And so the team worked phenomenally hard to do things like moving the inventory in some cases from the store to the store owners home. So they could literally work from home during the pandemic, redirecting couriers to be able to pick up items from store owners’ homes. In some cases, it was moving inventory to a warehouse. In some cases, it was a bit simpler, maybe even though the physical doors were shut to customers that the owner could get to the store and carry on trading, particularly in the, for example, the Nordic countries, but generally speaking, yeah, overnight they had to shut their physical doors. And so the team worked really, really hard and amazingly most to keep the majority of the shops still open, 75% of the shops in the UK were able to carry on trading even though their physical store shut.

So that was the first step. And then clearly we’ve seen a big step up and engagement from a lot of our shops where we are maybe not even if not their own leap, certainly the main channel to trade during the pandemic. And that was great, and we’ve also been at the forefront of trying to help our shops understand what’s out there in terms of government support the rates relief worker, for example, that the government announced, but then what was a positive surprise and has been pretty amazing was that because obviously this enforced shift in retail from offline to online, customer demand exploded essentially. And customers who might previously never have bought online before were buying online for the first time. And a lot of the chains actually struggled to sell online during the pandemic, maybe they had a single warehouse and so they couldn’t do social distancing, the likes of Dunelm and Net A Porter had to stop trading initially. Whereas we, each of our independence because they’re their own to manage, they were able to trade and really take advantage of that huge pickup in demand.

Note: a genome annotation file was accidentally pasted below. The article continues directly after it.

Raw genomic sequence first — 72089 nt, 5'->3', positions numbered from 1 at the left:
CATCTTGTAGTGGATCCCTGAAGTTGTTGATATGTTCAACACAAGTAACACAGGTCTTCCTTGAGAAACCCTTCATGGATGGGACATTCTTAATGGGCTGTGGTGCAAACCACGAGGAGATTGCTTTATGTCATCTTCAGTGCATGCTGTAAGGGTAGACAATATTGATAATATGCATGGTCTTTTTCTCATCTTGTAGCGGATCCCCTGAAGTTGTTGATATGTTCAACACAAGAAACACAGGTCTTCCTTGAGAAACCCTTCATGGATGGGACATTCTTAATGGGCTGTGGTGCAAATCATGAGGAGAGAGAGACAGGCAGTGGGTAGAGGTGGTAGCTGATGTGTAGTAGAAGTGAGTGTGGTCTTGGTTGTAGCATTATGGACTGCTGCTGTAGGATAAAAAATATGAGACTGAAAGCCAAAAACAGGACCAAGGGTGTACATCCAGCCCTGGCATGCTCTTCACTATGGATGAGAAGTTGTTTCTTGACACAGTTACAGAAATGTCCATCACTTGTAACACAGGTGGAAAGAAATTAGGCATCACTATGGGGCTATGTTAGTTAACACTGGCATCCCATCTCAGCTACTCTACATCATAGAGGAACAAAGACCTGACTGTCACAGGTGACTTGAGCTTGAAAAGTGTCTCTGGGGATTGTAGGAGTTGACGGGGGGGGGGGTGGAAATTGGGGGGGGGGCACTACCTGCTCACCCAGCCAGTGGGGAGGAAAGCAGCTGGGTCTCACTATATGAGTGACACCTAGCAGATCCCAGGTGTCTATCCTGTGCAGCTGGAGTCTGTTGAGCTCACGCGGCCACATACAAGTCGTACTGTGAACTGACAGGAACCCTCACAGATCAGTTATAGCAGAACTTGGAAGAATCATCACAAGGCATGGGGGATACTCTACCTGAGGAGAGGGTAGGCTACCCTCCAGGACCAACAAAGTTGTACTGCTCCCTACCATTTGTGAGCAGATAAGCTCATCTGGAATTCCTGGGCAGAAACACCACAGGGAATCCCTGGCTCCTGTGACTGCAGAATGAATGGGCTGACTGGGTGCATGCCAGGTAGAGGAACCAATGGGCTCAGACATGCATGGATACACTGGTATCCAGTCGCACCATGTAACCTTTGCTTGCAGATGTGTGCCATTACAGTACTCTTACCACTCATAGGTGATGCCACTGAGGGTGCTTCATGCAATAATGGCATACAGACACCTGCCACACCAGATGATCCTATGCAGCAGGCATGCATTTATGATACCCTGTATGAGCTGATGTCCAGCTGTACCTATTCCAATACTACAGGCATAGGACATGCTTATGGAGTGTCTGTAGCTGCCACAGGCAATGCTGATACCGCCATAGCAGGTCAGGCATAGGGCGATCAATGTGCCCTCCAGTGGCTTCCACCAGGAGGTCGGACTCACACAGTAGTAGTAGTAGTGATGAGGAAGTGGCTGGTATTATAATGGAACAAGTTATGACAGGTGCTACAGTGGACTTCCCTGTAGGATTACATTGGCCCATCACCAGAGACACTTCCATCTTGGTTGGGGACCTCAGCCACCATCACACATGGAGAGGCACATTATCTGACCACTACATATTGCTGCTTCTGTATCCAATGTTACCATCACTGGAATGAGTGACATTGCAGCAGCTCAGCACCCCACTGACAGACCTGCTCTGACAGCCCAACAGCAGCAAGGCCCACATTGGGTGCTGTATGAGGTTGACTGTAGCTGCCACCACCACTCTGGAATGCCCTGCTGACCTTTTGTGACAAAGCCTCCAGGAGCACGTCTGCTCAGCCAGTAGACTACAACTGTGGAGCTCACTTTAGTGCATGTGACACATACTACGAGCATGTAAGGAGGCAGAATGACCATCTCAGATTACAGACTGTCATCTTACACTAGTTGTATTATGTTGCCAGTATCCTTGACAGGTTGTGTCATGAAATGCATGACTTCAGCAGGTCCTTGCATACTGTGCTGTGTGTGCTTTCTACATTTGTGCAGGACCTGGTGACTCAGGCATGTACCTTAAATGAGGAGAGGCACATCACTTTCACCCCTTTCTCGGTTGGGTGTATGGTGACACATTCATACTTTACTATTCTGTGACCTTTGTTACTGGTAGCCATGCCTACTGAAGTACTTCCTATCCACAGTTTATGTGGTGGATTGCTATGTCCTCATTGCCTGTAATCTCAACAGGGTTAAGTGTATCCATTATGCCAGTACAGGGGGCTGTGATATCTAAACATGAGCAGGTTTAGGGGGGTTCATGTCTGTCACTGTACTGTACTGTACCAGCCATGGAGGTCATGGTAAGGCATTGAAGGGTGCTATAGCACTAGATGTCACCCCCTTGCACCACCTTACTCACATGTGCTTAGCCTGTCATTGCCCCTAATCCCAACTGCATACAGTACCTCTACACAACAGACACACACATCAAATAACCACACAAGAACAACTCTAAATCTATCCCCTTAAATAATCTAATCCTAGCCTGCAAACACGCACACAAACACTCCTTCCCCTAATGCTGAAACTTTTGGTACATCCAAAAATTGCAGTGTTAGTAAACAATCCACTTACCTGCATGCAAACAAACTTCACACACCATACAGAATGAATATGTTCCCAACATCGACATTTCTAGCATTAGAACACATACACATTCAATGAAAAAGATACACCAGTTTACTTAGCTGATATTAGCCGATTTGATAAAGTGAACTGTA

Anil Stocker:

That’s super interesting because almost being less centralized helped in that way. You’re a bit more nimble, you could get stuff out and you weren’t captive to a factory being open and staff members being there, it’s quite-

Mandeep Singh:

Exactly. Yeah, exactly. And I think it’s something we perhaps don’t realize more that this decentralized model of retail that Alex and I’ve tried to build can be a real advantage. And particularly moments like this. And even if some shops couldn’t stay open, the majority could. Yeah, exactly.

Anil Stocker:

Yeah, exactly. And give us a sense of this increasing demand. Was it double or triple or give us a bit of a sense of that?

Mandeep Singh:

Sure. So I mentioned that one of the key metrics we look at is how much each individual store is doing. And it’s picked up more since then, but the last time I looked at the numbers, individual stores were doing 60% more sales during the crisis than there were before the pandemic and that’s continuing to increase. So not only is only Trouva overall doing a lot more sales year on year, but what’s even more important for us is that each individual shop is driving, is doing far more sales than they were before the crisis.

Anil Stocker:

Yeah. And it would be, I guess, you see that. So you see that online, you see the online component of their sales only, you don’t see the offline component, or do you see both?